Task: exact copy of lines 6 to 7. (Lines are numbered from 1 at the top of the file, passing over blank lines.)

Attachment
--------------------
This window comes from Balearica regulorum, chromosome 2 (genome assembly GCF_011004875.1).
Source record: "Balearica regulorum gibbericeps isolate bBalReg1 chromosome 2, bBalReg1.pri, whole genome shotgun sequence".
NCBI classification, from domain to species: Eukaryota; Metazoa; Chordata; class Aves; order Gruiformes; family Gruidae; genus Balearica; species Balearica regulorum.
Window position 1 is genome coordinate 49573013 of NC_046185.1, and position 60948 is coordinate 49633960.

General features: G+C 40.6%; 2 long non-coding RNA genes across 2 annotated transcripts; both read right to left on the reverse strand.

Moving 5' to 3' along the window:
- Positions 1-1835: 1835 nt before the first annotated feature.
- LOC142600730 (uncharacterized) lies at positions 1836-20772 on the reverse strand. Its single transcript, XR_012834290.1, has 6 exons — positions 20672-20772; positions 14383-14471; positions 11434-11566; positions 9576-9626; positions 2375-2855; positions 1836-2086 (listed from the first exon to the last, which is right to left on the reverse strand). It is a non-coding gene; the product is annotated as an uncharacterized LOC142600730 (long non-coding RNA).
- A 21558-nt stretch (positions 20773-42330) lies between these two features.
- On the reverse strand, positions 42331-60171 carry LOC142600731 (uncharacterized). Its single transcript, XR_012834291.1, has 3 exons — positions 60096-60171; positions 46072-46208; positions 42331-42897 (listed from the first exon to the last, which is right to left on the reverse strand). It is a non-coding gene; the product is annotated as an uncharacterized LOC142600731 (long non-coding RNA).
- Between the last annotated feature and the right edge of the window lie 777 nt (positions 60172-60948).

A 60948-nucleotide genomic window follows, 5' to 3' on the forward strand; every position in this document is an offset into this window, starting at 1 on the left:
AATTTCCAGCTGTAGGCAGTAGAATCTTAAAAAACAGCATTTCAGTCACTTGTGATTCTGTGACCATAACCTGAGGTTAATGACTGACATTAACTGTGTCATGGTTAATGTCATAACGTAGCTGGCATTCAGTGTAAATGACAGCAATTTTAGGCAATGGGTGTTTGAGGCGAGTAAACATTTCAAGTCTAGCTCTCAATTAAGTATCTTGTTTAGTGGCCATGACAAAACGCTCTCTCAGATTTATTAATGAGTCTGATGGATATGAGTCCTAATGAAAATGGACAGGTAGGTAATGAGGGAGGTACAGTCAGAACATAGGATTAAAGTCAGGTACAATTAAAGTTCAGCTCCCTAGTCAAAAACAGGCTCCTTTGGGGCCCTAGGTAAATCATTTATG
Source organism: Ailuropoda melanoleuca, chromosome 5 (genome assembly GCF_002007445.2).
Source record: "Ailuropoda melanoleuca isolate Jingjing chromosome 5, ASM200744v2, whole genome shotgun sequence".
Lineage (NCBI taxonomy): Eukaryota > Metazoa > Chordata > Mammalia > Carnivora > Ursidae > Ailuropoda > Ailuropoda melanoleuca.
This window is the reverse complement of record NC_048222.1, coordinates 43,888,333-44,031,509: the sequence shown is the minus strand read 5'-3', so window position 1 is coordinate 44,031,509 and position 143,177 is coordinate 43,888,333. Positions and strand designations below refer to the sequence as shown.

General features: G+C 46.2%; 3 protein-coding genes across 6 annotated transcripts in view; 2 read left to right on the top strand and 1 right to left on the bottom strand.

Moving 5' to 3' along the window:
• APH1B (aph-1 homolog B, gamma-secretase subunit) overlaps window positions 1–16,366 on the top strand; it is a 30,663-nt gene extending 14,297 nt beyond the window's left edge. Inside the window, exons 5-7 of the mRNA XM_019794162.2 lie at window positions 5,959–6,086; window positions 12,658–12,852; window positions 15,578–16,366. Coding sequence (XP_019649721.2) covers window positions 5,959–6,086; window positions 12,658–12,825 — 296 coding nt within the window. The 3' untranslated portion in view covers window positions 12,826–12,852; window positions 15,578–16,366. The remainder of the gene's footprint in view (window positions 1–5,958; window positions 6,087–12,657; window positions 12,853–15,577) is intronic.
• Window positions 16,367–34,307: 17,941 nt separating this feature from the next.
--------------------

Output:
Moving 5' to 3' along the window:
- Positions 1-1835: 1835 nt before the first annotated feature.